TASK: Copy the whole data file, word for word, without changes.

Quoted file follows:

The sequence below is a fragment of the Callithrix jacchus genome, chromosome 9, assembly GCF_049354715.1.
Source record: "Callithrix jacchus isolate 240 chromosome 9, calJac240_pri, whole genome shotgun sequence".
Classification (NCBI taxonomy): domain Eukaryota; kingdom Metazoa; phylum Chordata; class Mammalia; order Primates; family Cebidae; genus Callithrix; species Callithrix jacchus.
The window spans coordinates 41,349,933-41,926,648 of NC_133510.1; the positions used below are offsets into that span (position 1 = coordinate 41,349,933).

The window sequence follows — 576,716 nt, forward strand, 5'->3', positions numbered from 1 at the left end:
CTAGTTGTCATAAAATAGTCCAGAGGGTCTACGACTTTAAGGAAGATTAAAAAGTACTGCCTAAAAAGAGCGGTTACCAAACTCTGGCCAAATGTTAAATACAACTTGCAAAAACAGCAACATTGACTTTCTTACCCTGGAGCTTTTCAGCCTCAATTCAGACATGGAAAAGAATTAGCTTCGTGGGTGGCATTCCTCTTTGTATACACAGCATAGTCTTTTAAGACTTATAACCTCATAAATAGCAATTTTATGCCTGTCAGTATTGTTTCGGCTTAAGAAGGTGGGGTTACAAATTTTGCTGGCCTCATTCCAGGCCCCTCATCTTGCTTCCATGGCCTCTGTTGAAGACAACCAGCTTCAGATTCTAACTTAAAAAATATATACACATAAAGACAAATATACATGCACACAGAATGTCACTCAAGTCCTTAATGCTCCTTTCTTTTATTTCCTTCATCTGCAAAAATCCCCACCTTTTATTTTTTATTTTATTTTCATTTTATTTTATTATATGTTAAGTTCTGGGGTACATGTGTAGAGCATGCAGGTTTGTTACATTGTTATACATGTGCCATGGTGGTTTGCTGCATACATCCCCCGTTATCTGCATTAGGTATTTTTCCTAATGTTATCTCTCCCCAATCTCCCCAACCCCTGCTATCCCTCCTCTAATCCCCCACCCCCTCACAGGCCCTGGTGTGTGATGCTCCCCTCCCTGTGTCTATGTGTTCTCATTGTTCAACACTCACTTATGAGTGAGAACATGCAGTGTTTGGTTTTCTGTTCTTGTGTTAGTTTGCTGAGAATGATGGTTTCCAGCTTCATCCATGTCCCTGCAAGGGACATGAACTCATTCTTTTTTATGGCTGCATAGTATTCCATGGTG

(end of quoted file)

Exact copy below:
The sequence below is a fragment of the Callithrix jacchus genome, chromosome 9, assembly GCF_049354715.1.
Source record: "Callithrix jacchus isolate 240 chromosome 9, calJac240_pri, whole genome shotgun sequence".
Classification (NCBI taxonomy): domain Eukaryota; kingdom Metazoa; phylum Chordata; class Mammalia; order Primates; family Cebidae; genus Callithrix; species Callithrix jacchus.
The window spans coordinates 41,349,933-41,926,648 of NC_133510.1; the positions used below are offsets into that span (position 1 = coordinate 41,349,933).

The window sequence follows — 576,716 nt, forward strand, 5'->3', positions numbered from 1 at the left end:
CTAGTTGTCATAAAATAGTCCAGAGGGTCTACGACTTTAAGGAAGATTAAAAAGTACTGCCTAAAAAGAGCGGTTACCAAACTCTGGCCAAATGTTAAATACAACTTGCAAAAACAGCAACATTGACTTTCTTACCCTGGAGCTTTTCAGCCTCAATTCAGACATGGAAAAGAATTAGCTTCGTGGGTGGCATTCCTCTTTGTATACACAGCATAGTCTTTTAAGACTTATAACCTCATAAATAGCAATTTTATGCCTGTCAGTATTGTTTCGGCTTAAGAAGGTGGGGTTACAAATTTTGCTGGCCTCATTCCAGGCCCCTCATCTTGCTTCCATGGCCTCTGTTGAAGACAACCAGCTTCAGATTCTAACTTAAAAAATATATACACATAAAGACAAATATACATGCACACAGAATGTCACTCAAGTCCTTAATGCTCCTTTCTTTTATTTCCTTCATCTGCAAAAATCCCCACCTTTTATTTTTTATTTTATTTTCATTTTATTTTATTATATGTTAAGTTCTGGGGTACATGTGTAGAGCATGCAGGTTTGTTACATTGTTATACATGTGCCATGGTGGTTTGCTGCATACATCCCCCGTTATCTGCATTAGGTATTTTTCCTAATGTTATCTCTCCCCAATCTCCCCAACCCCTGCTATCCCTCCTCTAATCCCCCACCCCCTCACAGGCCCTGGTGTGTGATGCTCCCCTCCCTGTGTCTATGTGTTCTCATTGTTCAACACTCACTTATGAGTGAGAACATGCAGTGTTTGGTTTTCTGTTCTTGTGTTAGTTTGCTGAGAATGATGGTTTCCAGCTTCATCCATGTCCCTGCAAGGGACATGAACTCATTCTTTTTTATGGCTGCATAGTATTCCATGGTG